There are seven types of potatoes, and within that, over 100 varieties. If you’re a clueless cook, those numbers can make this vegetable look like quite the intimidating staple. But because it is a staple, and because it is such a versatile veggie, there’s no reason to avoid it. In this guide, we’ll go over all seven types of potato, defining characteristics of each, and the best ways to prepare the individual types.
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Types of Potatoes
Potatoes are starchy, tuberous vegetables from the nightshade family. They can’t be eaten raw, but luckily, there are tons of ways you can prepare them. Let’s start with the most familiar type first.
1. Russet Potatoes
These are the medium to large, light brown skinned potatoes that most people use to make baked potatoes and mashed potatoes. Russet potatoes have skin that is dry to the touch, and have an earthy smell. If you buy them fresh and unwashed, they are usually caked with dirt, which you need to scrub off before you start to prepare them. If they are sprouting, or the inside of the potato is green, dispose of it.
Russet potatoes are great for baking whole, frying in strips to make french fries or potato chips, mashing, or roasting in quarters and wedges. Check out this guide for some tips on baking potatoes.
2. Red Potatoes
Red potatoes are smaller than russets, with smoother, almost waxy skin that is a – as its name suggests – red color, almost like a light or dull burgundy. Unlike russet potatoes, they do not fluff up as lightly when cooked, remaining firm and making them great for soups or stews. Red potatoes are usually used in potato salads, but they can also be baked or fried. If you’re bored of regular country potatoes at breakfast, for example, red potatoes are a good alternative.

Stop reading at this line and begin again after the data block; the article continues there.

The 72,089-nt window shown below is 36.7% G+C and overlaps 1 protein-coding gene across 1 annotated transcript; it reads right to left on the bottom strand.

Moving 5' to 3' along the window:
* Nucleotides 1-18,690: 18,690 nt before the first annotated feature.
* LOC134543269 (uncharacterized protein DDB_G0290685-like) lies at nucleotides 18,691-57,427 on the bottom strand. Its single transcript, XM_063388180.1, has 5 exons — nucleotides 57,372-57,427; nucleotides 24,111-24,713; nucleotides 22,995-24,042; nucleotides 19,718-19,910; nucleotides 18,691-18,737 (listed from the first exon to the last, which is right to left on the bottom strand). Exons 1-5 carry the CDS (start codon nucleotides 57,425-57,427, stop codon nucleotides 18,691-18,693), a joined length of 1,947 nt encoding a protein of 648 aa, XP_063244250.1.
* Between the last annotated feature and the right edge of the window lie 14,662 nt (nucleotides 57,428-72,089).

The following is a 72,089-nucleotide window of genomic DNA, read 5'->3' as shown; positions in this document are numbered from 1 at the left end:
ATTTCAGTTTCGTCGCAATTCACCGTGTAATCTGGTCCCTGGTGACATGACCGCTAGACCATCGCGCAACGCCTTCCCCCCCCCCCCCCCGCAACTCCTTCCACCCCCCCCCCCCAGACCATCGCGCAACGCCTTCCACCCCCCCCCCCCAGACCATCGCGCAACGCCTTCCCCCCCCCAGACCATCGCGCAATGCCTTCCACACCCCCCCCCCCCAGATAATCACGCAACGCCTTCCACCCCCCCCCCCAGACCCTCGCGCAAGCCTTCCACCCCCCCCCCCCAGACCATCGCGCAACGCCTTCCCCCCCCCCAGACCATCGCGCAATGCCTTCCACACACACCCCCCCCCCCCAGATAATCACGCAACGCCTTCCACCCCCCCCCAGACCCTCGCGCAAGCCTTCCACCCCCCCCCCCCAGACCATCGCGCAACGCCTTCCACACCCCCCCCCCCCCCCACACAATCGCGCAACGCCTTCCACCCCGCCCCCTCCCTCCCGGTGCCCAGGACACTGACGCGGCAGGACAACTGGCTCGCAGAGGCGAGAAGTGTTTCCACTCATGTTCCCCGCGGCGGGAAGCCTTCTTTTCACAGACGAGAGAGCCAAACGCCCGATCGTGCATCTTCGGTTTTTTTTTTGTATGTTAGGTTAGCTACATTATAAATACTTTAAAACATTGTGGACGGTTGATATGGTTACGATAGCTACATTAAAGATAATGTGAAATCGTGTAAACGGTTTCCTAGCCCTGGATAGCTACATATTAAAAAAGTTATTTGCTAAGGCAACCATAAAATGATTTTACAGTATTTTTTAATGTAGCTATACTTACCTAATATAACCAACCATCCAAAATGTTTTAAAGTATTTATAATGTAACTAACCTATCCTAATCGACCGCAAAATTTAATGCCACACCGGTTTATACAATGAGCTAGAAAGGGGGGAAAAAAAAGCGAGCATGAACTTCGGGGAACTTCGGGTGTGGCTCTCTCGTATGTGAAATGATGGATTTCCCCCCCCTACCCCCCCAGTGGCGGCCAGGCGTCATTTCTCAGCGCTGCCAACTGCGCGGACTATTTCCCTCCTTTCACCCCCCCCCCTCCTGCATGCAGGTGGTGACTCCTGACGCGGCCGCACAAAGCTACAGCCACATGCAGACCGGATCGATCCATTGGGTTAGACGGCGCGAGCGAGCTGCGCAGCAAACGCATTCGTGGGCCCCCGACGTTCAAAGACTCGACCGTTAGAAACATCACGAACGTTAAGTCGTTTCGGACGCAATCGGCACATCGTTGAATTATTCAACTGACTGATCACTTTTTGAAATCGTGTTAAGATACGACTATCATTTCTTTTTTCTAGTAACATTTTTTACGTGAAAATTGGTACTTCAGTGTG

3. Yellow Potatoes
Yellow potatoes come in extremely varying sizes, from very small to medium-large. They are usually round like red potatoes, and have the same kind of waxy skin, only they are a very light, dull yellow, almost the same color as the flesh of most potatoes. Yellow potatoes are creamier than most, and are best grilled or roasted, though they can be mashed as well.
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4. White Potatoes
White potatoes are a few shades lighter than yellow potatoes, and don’t come as small, usually. They’re starchier than yellow potatoes, and not as creamy. Because of the thin, sweet skin of white potatoes, they don’t need to be peeled before a mashing, which is what they’re best for. Most potato salads use white or red potatoes.
5. Purple Potatoes
Some people think these potatoes are purple. Others think they’re blue. Whatever color you see, these are the darkest potato, and probably the most unusual. It isn’t often you see purple (or blue) potato chips, or purple mashed potatoes. For one reason or another, most people tend to avoid these when cooking, simply because they don’t know much about them.
Purple potatoes are an extremely starchy variety that come in all sizes small to medium, with an almost marbled mix of white, lavender, and purple flesh. The flesh will lighten when grilled or roasted, which is how they are best prepared. They have an earthy flavor that is nuttier than most other types of potato, and less salty.
6. Petite Potatoes
Petite potatoes are the same variety of red, yellow, white, and purple potatoes, but much smaller! Really small. They’re great if you want small, easily roasted, bite-size potatoes in a stew or soup, and are best roasted.
Many French salad recipes call for potatoes, or potato salad, as an ingredient. Check out this guide to French salads for some ideas.
7. Fingerling Potatoes
Like petite potatoes, fingerling potatoes are the same variety of the potatoes listed above, it’s only their shape that’s different. Unlike petites, though, fingerling potatoes are known for their long, skinny shape. They can be purchased altogether, as a medley, and are great for adding some visual variety of dishes.
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